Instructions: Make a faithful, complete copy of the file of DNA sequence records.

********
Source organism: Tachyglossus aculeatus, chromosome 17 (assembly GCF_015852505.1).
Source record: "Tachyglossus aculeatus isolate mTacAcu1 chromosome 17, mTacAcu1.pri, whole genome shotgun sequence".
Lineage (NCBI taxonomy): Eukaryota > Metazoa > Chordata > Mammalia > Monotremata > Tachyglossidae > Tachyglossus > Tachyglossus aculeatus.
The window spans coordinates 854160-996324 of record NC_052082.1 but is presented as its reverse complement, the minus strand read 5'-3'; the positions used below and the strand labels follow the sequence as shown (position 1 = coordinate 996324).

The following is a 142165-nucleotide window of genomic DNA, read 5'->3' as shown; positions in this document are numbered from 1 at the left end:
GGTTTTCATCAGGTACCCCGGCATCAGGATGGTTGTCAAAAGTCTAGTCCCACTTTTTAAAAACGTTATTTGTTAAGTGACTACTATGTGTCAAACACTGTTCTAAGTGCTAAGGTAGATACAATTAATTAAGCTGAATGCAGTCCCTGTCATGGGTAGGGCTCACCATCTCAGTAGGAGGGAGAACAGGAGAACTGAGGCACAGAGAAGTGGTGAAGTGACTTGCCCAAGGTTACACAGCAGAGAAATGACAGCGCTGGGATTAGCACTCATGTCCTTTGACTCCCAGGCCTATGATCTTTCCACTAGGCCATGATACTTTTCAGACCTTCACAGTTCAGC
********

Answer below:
Source organism: Tachyglossus aculeatus, chromosome 17 (assembly GCF_015852505.1).
Source record: "Tachyglossus aculeatus isolate mTacAcu1 chromosome 17, mTacAcu1.pri, whole genome shotgun sequence".
Lineage (NCBI taxonomy): Eukaryota > Metazoa > Chordata > Mammalia > Monotremata > Tachyglossidae > Tachyglossus > Tachyglossus aculeatus.
The window spans coordinates 854160-996324 of record NC_052082.1 but is presented as its reverse complement, the minus strand read 5'-3'; the positions used below and the strand labels follow the sequence as shown (position 1 = coordinate 996324).

The following is a 142165-nucleotide window of genomic DNA, read 5'->3' as shown; positions in this document are numbered from 1 at the left end:
GGTTTTCATCAGGTACCCCGGCATCAGGATGGTTGTCAAAAGTCTAGTCCCACTTTTTAAAAACGTTATTTGTTAAGTGACTACTATGTGTCAAACACTGTTCTAAGTGCTAAGGTAGATACAATTAATTAAGCTGAATGCAGTCCCTGTCATGGGTAGGGCTCACCATCTCAGTAGGAGGGAGAACAGGAGAACTGAGGCACAGAGAAGTGGTGAAGTGACTTGCCCAAGGTTACACAGCAGAGAAATGACAGCGCTGGGATTAGCACTCATGTCCTTTGACTCCCAGGCCTATGATCTTTCCACTAGGCCATGATACTTTTCAGACCTTCACAGTTCAGC